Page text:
> Posted by Antoine Navarro, Blaine Stephens and Nikhil Gehani, MIX

Enabled by technology and fueled by the desire to improve business outcomes, over 60 percent of financial service providers (FSPs) are serving clients through ATMs, mobile money, agent networks, and other channels outside of branches, according to a recent global survey by MIX. While FSPs continue to deploy these alternative delivery channels (ADCs), assessing their performance presents a challenge. Even though many FSPs are developing internal metrics to track performance, basic information like number of transaction failures is largely unavailable outside the institution. And even when such information is available to external parties, comparisons against the market are hampered by a lack of standard metrics in the industry.

With the right reporting systems and processes in place, FSPs can compare internal channel performance to optimize their channel mix. FSPs have told us they need visibility onto the rest of the market to benchmark their performance against peers, inform managerial decisions and improve actual results. MIX’s recently published report, “Measuring the Performance of Alternative Delivery Channels” aims to do just that. Through research supported by The MasterCard Foundation, IFC’s Partnership for Financial Inclusion and UNCDF’s MicroLead program, we were able to engage with a number of FSPs in sub-Saharan Africa to develop and refine a set of standard metrics. We also created initial benchmarks based on the data collected from these institutions, which are published in the report. It is our hope that FSPs around the world will begin collecting and reporting on these metrics so market actors will have a common reference point for ADC performance measurement and comparison.

What was found? You’ll have to read the report to get the full scope, but here are a few high-level takeaways.

According to our research, ADCs account for anywhere between 10 and 70 percent of an institution’s transactions, supporting the hypothesis that ADCs contribute to improved client convenience. Additionally – and perhaps because the barriers to using these channels are lower – clients carry out much smaller transactions at ADCs than at branches. Our research also found that transactions at ADCs are carried out by clients who are more active than average, though the question remains whether these channels foster increased usage or whether ADC users are more active in general. Either way, it is clear that, taken as a whole, ADCs offer more options for clients and contribute to desired outcomes for FSPs.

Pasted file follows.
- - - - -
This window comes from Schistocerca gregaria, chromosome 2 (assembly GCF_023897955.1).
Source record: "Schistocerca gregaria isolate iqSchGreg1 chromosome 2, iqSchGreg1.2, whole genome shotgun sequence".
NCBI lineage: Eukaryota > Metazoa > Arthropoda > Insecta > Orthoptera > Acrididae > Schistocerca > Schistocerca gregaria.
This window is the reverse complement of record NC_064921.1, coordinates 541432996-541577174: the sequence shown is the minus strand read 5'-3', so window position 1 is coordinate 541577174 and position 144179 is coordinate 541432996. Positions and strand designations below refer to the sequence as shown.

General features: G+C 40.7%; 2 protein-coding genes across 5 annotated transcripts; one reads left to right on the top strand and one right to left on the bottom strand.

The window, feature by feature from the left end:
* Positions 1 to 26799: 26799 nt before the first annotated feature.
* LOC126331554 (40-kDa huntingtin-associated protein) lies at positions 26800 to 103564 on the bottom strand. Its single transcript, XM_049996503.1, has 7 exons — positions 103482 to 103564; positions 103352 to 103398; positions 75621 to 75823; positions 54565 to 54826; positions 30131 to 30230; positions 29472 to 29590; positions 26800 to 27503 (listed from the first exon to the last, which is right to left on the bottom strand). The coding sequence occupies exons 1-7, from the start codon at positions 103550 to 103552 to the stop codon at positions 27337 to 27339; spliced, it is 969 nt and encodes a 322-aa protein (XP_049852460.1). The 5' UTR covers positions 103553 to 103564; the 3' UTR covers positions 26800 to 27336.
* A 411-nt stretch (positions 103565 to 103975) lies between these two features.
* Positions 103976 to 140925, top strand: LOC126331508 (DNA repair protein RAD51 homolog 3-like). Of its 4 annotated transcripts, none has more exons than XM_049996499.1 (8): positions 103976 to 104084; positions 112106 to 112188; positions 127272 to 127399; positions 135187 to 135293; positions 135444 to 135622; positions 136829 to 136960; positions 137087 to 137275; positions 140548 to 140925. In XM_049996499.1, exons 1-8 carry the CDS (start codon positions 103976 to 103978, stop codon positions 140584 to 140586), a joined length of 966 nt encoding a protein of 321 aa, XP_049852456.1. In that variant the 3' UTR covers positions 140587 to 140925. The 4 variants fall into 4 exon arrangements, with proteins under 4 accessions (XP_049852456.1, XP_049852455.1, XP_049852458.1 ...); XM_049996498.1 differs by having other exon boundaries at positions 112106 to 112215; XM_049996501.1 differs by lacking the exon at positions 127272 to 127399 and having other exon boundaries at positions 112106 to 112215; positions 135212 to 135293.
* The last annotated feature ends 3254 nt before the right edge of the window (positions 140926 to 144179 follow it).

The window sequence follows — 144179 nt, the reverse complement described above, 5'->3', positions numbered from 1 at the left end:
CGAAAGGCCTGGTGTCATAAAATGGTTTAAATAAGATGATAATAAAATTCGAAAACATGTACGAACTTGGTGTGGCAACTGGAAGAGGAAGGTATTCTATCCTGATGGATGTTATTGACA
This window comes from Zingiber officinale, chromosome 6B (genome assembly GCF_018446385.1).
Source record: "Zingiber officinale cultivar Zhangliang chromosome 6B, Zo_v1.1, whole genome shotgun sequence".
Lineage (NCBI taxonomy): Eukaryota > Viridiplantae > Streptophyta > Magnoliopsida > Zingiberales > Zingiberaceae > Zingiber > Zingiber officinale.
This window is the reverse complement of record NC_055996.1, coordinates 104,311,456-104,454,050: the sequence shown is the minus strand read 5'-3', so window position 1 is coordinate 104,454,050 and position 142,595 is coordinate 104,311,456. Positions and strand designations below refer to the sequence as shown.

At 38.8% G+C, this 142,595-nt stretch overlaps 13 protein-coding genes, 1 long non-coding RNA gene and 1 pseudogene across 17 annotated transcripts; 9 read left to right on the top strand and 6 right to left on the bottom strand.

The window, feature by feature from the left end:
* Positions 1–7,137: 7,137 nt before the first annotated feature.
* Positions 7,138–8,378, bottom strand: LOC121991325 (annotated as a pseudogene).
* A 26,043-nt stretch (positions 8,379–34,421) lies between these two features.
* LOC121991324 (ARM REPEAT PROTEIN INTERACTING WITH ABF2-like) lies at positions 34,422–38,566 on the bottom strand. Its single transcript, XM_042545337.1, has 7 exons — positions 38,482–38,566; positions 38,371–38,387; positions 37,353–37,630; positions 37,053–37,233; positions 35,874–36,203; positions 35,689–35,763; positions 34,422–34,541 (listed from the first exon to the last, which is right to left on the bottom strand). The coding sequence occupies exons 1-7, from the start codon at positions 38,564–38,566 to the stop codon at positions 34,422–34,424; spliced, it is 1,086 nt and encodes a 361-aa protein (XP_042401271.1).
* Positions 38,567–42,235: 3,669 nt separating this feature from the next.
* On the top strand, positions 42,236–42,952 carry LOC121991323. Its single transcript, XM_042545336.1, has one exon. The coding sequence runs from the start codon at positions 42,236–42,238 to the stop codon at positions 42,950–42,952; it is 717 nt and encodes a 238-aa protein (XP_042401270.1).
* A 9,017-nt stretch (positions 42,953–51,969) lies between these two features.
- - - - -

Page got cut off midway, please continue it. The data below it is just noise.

Channels launched and piloted by FSPs (click to enlarge)

While it is convenient to bucket ADCs into a single group, significant variations in performance exist between channels. As FSPs look to invest, develop, and expand their use of ADCs, it is important to understand how each performs and how it can contribute to achieving business objectives.

For example, of all channels, agents tend to create the most new touchpoints: clients are using agents more than any other ADC. The physical presence of the channel type contributes to the dominance of agents, as they’re able to perform several transaction activities. FSPs seem to deploy ATMs and roving staff as extensions of branches, in closer proximity to physical bank branches. This limits the impact of the latter channels on closing geographic or convenience gaps for new clients. (Agents are individuals or businesses entitled to act on behalf of an FSP, and they may or may not have a direct contractual relationship with the FSP; roving staff on the other hand are bank staff that serve customers outside the branch in the customer’s home or place of business.)

Outside of agents, clients enrolled in ADCs rarely exceed 20 percent. This number drops when considering whether a client is active or inactive. Roving staff, surprisingly, register less than half of enrolled clients as active even though they are a doorstop banking service visiting clients as often as daily. For ATMs and mobile, the number of active enrolled clients falls below 10 percent.

Finally, transactions that remain at branches have characteristics of their own that should be considered in an FSP’s channel mix. The value of monthly transactions per service point is 30 to 60 times greater at branches. Displacing client transactions at branches, therefore, implies significant assumptions about client behavior, such as a willingness to perform large transactions outside of branches.

To learn more, please register for our April 27 webinar: Measuring the Performance of Alternative Delivery Channels.

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